D.C. Police Officer Charles A. Dyson found the body of the homeless man sprawled on a mattress in an abandoned house downtown. The man had been stabbed repeatedly. There was no weapon, no witnesses, no apparent motive, no clues.
Ordinarily, Dyson, 41, a veteran patrolman, would have left the case to homicide detectives, but Dyson stayed with it "because of my contacts in that neighborhood . . . . Homeless people know what's going on in the street. The people in that neighborhood know and trust me, and I felt that I could help find the killer."
Eleven months after the murder, Wordell Johnson, 27, of 534 Fourth St. NE was convicted in the case thanks largely to Dyson's knowledge of the neighborhood, according to the U.S. Attorney's Office.
"Without his contacts in that neighborhood, we may have never located the eyewitnesses to that vicious homicide," said Assistant U.S. Attorney William A. Martin, who prosecuted the case.
Dyson was one of 65 law enforcement officers, including FBI and IRS agents, honored recently by the U.S. attorney's office at its Sixth Annual Law Enforcement Awards Ceremony.
Among the D.C. officers receiving awards were those who had solved the murder of Catherine Fuller, a Northeast Washington woman killed by a gang in an alley, and the kidnaping and murder of Arthur Gluckman, a U.S. Tax Court law clerk.
Dyson recalled that he became involved in the case Jan. 5, 1985. He and another police officer were walking their downtown beat when a homeless man stopped and told him that he had seen a body in a vacant building at 809 Fourth St. NW.
The three went to the house, entered the back door, went to the front of the house and found the body of a man surrounded by dirt and debris.
"I was surprised that the body was there . . . . There was a lot of blood on the body," Dyson recalled during an interview at the 1st District headquarters in Southwest.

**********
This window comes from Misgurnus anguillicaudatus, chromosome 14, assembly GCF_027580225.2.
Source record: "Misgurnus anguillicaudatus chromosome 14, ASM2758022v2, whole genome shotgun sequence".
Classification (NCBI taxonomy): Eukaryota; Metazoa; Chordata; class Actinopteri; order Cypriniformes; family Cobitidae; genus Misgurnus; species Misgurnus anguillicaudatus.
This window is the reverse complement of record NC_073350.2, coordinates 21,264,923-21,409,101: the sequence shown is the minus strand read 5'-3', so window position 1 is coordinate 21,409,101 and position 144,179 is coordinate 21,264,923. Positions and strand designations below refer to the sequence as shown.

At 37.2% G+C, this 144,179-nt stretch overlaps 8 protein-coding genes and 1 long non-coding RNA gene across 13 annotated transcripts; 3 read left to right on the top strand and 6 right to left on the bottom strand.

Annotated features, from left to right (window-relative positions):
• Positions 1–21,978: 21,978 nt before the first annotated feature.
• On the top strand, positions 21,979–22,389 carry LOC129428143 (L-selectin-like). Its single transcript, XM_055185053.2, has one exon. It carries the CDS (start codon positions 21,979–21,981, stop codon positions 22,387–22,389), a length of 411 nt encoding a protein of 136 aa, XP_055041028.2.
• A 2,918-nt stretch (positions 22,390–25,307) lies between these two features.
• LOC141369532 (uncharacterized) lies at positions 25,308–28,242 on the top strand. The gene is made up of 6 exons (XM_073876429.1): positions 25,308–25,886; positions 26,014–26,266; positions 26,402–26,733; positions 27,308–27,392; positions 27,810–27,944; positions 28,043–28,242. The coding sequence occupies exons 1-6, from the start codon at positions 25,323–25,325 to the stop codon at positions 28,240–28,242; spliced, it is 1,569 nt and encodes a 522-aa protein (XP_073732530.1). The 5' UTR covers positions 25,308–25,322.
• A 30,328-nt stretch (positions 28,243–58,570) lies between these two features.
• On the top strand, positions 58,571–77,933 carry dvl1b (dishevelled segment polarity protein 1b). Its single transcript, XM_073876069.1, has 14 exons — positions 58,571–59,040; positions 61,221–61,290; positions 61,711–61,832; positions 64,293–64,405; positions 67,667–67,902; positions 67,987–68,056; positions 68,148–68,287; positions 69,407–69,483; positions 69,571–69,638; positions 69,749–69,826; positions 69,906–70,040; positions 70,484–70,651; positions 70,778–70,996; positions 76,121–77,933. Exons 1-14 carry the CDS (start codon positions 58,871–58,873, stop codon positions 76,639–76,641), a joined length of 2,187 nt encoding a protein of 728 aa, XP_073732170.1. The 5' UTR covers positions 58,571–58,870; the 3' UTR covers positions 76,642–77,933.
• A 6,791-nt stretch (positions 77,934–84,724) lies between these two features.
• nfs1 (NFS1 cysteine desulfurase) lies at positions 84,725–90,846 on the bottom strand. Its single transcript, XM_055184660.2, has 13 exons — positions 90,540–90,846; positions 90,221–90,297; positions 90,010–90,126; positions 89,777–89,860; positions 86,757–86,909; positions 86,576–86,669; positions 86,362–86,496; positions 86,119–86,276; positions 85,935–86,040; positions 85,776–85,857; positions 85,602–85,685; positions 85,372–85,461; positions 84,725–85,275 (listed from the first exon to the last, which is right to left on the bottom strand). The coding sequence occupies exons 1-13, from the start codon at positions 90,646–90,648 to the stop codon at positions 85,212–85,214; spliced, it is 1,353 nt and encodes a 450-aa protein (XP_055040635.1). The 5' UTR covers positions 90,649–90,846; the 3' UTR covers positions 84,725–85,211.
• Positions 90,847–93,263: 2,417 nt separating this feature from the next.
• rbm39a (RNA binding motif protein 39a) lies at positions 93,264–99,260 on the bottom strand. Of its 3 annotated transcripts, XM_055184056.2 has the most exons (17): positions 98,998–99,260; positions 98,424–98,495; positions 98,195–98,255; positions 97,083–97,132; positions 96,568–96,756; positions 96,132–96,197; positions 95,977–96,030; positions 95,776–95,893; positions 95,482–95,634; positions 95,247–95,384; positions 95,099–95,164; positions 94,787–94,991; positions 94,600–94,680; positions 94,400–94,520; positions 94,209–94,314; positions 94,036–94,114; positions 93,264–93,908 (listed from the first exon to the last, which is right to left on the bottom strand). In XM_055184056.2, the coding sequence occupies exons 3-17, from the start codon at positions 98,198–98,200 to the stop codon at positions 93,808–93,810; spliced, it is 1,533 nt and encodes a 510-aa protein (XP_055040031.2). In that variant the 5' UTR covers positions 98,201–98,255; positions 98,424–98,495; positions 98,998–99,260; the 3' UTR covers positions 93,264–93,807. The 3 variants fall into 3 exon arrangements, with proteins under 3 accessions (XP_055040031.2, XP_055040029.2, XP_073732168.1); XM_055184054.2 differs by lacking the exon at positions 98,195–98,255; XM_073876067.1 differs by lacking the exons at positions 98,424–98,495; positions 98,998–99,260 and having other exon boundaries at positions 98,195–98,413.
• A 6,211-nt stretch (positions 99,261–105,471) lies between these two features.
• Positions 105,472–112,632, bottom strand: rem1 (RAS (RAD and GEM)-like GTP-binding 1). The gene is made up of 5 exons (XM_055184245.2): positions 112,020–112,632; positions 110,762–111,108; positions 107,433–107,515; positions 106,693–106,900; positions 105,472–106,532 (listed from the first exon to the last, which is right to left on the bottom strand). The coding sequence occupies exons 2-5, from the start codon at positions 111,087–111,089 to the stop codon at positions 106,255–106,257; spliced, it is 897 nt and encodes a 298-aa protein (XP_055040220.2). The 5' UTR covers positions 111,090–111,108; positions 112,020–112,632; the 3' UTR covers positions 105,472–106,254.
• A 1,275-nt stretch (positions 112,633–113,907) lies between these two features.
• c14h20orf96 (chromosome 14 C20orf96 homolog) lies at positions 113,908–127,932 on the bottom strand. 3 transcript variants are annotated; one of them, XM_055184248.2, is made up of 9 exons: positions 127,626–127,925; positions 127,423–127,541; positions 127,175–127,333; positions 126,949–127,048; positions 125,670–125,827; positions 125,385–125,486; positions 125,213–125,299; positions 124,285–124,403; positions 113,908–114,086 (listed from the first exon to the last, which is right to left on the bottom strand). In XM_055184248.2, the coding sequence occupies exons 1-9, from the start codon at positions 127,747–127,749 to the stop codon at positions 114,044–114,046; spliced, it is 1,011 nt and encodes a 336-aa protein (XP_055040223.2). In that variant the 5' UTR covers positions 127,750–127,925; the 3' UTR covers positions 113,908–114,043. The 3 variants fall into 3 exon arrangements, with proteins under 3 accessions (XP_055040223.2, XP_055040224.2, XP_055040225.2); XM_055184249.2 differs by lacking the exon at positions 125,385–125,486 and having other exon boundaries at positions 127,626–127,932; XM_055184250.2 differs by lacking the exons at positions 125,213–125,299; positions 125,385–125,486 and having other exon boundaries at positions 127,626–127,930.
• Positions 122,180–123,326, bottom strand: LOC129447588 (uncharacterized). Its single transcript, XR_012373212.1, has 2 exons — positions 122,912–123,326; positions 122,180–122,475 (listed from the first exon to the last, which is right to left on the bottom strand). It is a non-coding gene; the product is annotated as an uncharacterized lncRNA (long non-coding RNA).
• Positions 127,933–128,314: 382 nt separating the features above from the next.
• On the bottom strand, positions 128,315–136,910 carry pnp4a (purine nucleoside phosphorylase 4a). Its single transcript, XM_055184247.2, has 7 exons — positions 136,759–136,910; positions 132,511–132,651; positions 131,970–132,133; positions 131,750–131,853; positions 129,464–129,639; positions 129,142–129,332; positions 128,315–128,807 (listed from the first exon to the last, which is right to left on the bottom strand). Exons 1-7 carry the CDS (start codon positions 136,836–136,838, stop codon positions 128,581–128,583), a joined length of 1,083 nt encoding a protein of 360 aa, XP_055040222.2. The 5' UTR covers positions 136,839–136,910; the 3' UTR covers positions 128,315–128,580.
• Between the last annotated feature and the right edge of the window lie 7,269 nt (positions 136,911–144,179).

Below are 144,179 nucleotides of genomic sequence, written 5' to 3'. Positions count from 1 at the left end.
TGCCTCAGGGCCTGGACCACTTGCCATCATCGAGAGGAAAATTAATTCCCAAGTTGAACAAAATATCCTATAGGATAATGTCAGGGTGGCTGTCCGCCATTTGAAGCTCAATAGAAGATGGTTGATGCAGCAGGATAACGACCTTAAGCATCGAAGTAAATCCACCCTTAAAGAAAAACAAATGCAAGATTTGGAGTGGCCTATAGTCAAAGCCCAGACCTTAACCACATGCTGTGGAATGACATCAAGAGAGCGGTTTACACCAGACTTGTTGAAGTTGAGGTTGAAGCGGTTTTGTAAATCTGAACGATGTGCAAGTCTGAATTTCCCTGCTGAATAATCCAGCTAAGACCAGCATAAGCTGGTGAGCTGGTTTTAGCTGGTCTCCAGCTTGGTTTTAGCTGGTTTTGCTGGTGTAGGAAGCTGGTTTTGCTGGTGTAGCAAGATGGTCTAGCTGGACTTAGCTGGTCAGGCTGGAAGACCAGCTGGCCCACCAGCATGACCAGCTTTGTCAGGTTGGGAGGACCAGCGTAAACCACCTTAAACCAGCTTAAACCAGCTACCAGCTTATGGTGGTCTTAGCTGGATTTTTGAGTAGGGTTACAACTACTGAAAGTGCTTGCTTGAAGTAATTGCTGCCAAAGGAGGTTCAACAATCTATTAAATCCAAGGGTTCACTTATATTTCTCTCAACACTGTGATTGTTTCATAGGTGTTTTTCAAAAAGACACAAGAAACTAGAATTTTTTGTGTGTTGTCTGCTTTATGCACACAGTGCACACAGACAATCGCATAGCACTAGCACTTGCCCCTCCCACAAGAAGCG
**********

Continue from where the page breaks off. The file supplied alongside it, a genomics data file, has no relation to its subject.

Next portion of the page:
Dyson and the other officer sealed off the house and called homicide detectives.
For the next few days Dyson combed the neighborhood, talking to men standing on street corners, looking for anyone who might know something about the death of the man who was later identified as Charles Harrison, 45. He had been living at the shelter for the homeless at Second and D streets NW.
Dyson had little success. Then, while he was at D.C. Superior Court on another case, on Jan. 10, he met a homeless man he knew, Michael Sothern.
Striking up a conversation, Dyson casually asked him whether he knew anything about the stabbing. Sothern first said no, but at the beginning of a second conversation, "His first words were, 'I was there,' " Dyson said.
Then, "Sothern hesitantly told me that the guy who committed the murder was a very mean person who carried a knife. He didn't want to say more. I reassured him that nothing was going to happen to him," Dyson said.
Then the story tumbled out.
Sothern and several of his friends went to a liquor store at Third Street and Massachusetts Avenue NW to buy wine. Then they went to the house on Fourth Street where Harrison and Johnson started arguing. Johnson said Harrison owed him money. During the argument, Johnson took out a knife and stabbed Harrison in the chest. Sothern said he left the house.
Dyson and other police officers searched for Johnson for 2 1/2 weeks. "He usually hung around Fifth and K streets NW so we concentrated our efforts on that area.
"We had pictures of him on file which were distributed," Dyson said.
Johnson was arrested Feb. 25. In December, Johnson was convicted of first degree murder while armed and obstruction of justice, according to court records.
"This case was the most rewarding in my career," Dyson said with a smile.